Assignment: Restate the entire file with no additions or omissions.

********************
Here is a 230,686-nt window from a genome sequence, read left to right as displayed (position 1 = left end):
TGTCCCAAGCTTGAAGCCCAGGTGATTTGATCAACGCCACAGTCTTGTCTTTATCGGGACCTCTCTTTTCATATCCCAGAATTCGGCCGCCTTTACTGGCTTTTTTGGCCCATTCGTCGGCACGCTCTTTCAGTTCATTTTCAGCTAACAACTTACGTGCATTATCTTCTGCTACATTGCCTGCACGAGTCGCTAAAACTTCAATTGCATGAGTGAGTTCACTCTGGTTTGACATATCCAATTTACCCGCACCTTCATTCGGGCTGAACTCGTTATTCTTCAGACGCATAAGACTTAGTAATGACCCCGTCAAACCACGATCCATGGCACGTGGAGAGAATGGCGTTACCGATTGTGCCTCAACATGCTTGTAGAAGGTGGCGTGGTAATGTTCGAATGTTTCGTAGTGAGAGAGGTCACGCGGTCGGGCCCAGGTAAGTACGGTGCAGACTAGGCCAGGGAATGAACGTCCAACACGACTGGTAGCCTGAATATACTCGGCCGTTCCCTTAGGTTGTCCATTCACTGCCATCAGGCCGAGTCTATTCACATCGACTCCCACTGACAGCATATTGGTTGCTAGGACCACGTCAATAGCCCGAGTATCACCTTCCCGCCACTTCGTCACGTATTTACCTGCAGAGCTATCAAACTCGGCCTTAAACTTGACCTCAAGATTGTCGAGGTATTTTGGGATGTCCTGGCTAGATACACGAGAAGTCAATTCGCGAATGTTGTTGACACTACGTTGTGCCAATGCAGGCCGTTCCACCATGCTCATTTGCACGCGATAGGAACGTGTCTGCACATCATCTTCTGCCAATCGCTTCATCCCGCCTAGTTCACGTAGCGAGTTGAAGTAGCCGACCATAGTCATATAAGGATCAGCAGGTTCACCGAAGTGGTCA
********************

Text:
Here is a 230,686-nt window from a genome sequence, read left to right as displayed (position 1 = left end):
TGTCCCAAGCTTGAAGCCCAGGTGATTTGATCAACGCCACAGTCTTGTCTTTATCGGGACCTCTCTTTTCATATCCCAGAATTCGGCCGCCTTTACTGGCTTTTTTGGCCCATTCGTCGGCACGCTCTTTCAGTTCATTTTCAGCTAACAACTTACGTGCATTATCTTCTGCTACATTGCCTGCACGAGTCGCTAAAACTTCAATTGCATGAGTGAGTTCACTCTGGTTTGACATATCCAATTTACCCGCACCTTCATTCGGGCTGAACTCGTTATTCTTCAGACGCATAAGACTTAGTAATGACCCCGTCAAACCACGATCCATGGCACGTGGAGAGAATGGCGTTACCGATTGTGCCTCAACATGCTTGTAGAAGGTGGCGTGGTAATGTTCGAATGTTTCGTAGTGAGAGAGGTCACGCGGTCGGGCCCAGGTAAGTACGGTGCAGACTAGGCCAGGGAATGAACGTCCAACACGACTGGTAGCCTGAATATACTCGGCCGTTCCCTTAGGTTGTCCATTCACTGCCATCAGGCCGAGTCTATTCACATCGACTCCCACTGACAGCATATTGGTTGCTAGGACCACGTCAATAGCCCGAGTATCACCTTCCCGCCACTTCGTCACGTATTTACCTGCAGAGCTATCAAACTCGGCCTTAAACTTGACCTCAAGATTGTCGAGGTATTTTGGGATGTCCTGGCTAGATACACGAGAAGTCAATTCGCGAATGTTGTTGACACTACGTTGTGCCAATGCAGGCCGTTCCACCATGCTCATTTGCACGCGATAGGAACGTGTCTGCACATCATCTTCTGCCAATCGCTTCATCCCGCCTAGTTCACGTAGCGAGTTGAAGTAGCCGACCATAGTCATATAAGGATCAGCAGGTTCACCGAAGTGGTCA